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A Developer's Perspective on Apple's 12-inch PowerBook

by Wei-Meng Lee

Editor's Note: We decided to take a look at the new 12" PowerBook because it seems like a tempting choice for developers "on the go" who want to upgrade from their iBooks. This notebook has some of the iBook's desirable features, such as compactness, good AirPort reception, and connections running along the left side instead of hidden in the back; and some of the benefits of a TiBook, most notably the G4 processor. Then, just for fun, there are the bonus features of an AirPort-Extreme-ready slot and integrated Bluetooth.

But a few PowerBookish things are missing too, such as a PC card slot, L3 cache, and Gigabit Ethernet, so I wasn't sure whether we could recommed this machine to developers or not. To help render a verdict, I asked Wei Meng Lee, who is a developer on many platforms and a writer for O'Reilly, to provide us with some insights from his "developer point of view" about Apple's newest addition to its current notebook lineup. Here's what he had to say.

Ever since Apple announced the availability of the two new G4 PowerBooks at MacWorld SF 2003 this last January, many folks have been eagerly waiting to try them out. Originally I was considering the 17" model for its large screen, powerful processor, and fast cache. But I got tired of waiting for actual shipment dates, and instead ordered the svelte 12" model, which cost me less and was more readily available.

Since this is my first Macintosh notebook, I was very anxious to put it through its paces to see how it performed. These are the features that jumped out at me.

The Innards of the 12" G4 PowerBook

The 12" model is powered by an 867MHz PowerPC G4 processor, with 256K of L2 cache memory. It comes with 256MB of PC2100 (266MHz) DDR SDRAM. The 12.1" screen supports a maximum resolution of 1024 by 768 and the NVIDIA GeForce4 420 Go graphics card comes with 32MB of DDR SDRAM. The PowerBook was loaded with Mac OS X 10.2.3.

The 256MB of memory consists of a built-in 128MB chip and 128MB in the SO-DIMM slot. The problem here is that if I were to upgrade the memory, I'd have to remove the 128MB module from the SO-DIMM slot and replace it with a higher-capacity one (currently the Apple Store offers a maximum upgrade of 512MB, bringing the total to 640MB, but rumor has it that Apple will offer a memory chip that will boost RAM to 1GB). So if I do upgrade, what do I do with the extra 128MB? Beats me!

In terms of hard disk storage, I went with the 40GB 4200RPM Ultra ATA/100. The drive provided by Apple is not the top end. Since at the spindle speed tops out at 4200RPM, the hard drive will most likely be a bottleneck for performance. I'd prefer a better-performing 5400RPM drive, and would pay a little more if one were offered from Apple at time of purchase.

For external storage, I opted for the SuperDrive over the standard Combo Drive, which allows me to write DVDs at the speed of 2X. The slot-loading SuperDrive is great, and I don't miss the clumsy loading tray, which is still standard on most notebooks, one bit.

Photo of PowerBook.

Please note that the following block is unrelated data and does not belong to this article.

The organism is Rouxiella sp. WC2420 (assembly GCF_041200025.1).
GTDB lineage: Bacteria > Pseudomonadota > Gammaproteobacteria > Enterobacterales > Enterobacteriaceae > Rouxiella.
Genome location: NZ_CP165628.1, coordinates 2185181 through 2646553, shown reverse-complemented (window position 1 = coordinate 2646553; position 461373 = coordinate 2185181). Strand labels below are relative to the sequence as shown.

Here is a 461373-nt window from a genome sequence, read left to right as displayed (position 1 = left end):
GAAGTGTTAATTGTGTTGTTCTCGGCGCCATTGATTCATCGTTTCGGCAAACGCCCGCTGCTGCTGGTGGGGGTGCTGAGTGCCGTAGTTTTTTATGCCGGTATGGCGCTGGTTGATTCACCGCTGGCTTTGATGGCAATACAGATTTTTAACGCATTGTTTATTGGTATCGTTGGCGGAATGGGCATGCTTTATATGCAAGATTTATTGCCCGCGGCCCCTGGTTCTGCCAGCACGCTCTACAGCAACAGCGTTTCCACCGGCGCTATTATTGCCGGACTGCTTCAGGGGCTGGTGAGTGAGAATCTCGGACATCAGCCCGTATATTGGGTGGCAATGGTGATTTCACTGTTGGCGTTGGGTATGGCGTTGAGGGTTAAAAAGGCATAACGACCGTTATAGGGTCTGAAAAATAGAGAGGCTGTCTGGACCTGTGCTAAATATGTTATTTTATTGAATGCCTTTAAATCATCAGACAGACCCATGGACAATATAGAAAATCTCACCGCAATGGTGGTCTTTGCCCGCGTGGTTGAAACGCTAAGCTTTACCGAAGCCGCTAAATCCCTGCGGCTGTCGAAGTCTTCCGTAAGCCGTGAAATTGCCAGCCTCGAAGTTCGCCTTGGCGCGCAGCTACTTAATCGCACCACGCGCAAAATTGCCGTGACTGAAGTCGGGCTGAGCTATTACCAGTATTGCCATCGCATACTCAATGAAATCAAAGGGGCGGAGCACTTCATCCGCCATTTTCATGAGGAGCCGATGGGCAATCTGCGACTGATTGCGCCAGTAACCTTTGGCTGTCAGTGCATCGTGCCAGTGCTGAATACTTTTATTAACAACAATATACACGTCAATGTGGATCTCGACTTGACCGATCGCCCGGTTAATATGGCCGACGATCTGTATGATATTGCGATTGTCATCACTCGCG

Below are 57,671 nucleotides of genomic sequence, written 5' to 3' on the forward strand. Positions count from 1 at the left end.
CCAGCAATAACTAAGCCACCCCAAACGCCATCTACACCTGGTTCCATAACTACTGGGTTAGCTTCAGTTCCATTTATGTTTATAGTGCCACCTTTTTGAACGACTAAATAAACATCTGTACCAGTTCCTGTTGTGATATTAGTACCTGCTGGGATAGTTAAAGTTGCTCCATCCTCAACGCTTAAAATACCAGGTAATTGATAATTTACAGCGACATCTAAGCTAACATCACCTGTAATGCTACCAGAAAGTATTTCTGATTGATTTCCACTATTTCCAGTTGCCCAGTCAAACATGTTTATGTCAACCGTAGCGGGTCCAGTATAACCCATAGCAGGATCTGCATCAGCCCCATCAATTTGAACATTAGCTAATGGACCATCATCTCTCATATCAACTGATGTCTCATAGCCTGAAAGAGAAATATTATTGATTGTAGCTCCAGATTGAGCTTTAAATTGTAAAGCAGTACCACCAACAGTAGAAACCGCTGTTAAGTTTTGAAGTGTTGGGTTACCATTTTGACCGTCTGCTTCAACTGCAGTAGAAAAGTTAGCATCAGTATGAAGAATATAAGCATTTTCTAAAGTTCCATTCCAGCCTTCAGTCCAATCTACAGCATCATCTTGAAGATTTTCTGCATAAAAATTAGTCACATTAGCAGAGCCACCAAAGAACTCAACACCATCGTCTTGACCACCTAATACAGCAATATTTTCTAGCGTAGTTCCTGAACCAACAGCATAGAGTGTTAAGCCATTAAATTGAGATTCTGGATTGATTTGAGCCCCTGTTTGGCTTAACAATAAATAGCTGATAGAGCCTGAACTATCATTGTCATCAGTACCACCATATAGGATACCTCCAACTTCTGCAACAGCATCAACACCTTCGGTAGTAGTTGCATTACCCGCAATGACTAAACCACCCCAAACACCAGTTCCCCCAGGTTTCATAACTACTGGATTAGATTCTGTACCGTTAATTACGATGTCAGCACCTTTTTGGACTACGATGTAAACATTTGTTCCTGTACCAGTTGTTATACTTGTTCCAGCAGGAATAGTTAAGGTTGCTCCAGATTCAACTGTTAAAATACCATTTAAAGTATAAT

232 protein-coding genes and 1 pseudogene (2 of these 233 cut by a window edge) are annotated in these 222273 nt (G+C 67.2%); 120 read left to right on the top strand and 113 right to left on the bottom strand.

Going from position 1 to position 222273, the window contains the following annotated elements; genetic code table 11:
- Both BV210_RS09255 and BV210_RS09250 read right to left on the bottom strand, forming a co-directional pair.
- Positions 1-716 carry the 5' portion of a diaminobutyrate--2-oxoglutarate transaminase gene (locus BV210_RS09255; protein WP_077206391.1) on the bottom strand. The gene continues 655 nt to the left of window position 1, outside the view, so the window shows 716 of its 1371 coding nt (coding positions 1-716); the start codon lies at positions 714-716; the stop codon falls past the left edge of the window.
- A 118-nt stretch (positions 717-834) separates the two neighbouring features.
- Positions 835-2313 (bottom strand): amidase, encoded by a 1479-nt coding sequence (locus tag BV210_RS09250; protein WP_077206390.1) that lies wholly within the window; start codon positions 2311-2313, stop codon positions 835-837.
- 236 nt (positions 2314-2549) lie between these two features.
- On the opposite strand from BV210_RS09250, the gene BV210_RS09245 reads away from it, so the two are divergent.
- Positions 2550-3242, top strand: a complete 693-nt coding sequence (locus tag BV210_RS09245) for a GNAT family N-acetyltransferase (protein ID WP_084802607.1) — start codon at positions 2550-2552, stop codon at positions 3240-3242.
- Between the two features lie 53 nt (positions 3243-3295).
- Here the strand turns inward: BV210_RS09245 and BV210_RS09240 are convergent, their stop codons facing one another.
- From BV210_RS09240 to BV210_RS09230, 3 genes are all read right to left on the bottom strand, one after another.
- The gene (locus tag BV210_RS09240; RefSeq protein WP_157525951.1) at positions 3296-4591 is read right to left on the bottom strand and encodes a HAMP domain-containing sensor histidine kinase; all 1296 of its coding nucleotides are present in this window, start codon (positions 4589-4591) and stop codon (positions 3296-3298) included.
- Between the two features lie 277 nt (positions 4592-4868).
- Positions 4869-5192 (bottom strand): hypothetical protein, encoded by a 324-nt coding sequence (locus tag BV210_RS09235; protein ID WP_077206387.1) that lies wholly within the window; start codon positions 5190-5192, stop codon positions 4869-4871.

Figure 1. The SuperDrive located to the right of the PowerBook

For wireless networking, the 12" PowerBook is AirPort-Extreme-ready (meaning the card is extra) and is Bluetooth-enabled. AirPort Extreme uses the draft specification of the 802.11g (54Mbps) wireless standard. Unfortunately, the 12" model does not support existing AirPort cards, so if you want 802.11, you have to spend an extra 100 bucks US. But in all honestly, this is a price you need to pay, considering the proliferation of wireless hotspots these days. Besides Bluetooth, the 12" PowerBook also comes with the standard 56K v.92 modem and the 10/100 Base-T Ethernet connector (that's right, no Gigabit Ethernet as on the 15" and 17" models).

The various connectors are all on the left side of the PowerBook, providing both convenience and a very clean look.

Photo of PowerBook ports.
Figure 2. The various ports located on the left side of the PowerBook.

Figure 2 shows the layout of the various connectors:

  • Power
  • Modem Port
  • Ethernet Port
  • FireWire 1394a (400Mbps)
  • 2 USB 1.1 (12Mbps)
  • Video output
  • Microphone jack
  • Headphone jack
  • Slot for locking the PowerBook

One interesting thing to note: while most current PCs and Intel notebooks come with USB 2.0, it comes as a surprise that Apple is still sticking with USB 1.1. But as Derrick Story said in his weblog (see "Forget About USB 2.0 on the Mac"), one of Apple's reasons for not embracing USB 2.0 could be its threat to the IEEE 1394 FireWire standard.

Another notable missing feature is the lack of a PCMCIA card slot. This is not surprising, given the small footprint of the 12" PowerBook. Currently I'm not missing it too much, since most of the connections I need are already built-in or can be added via USB or FireWire. However, it sure would be nice to have a place for an IOGEAR USB 2.0 PC card to augment those two 1.1 connectors.

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Airport Extreme

Apple has made installing the AirPort Extreme card extremely easy (sorry for the pun). Simply remove the battery pack at the bottom of the PowerBook and open the cover to the AirPort Extreme card. Slide the AirPort Extreme card in, and that's it. There are no screws to remove, and it can be done in two minutes.

Photo of bottom of PowerBook.
Figure 3. The PowerBook with the battery removed to reveal the slot for the Airport Extreme card.

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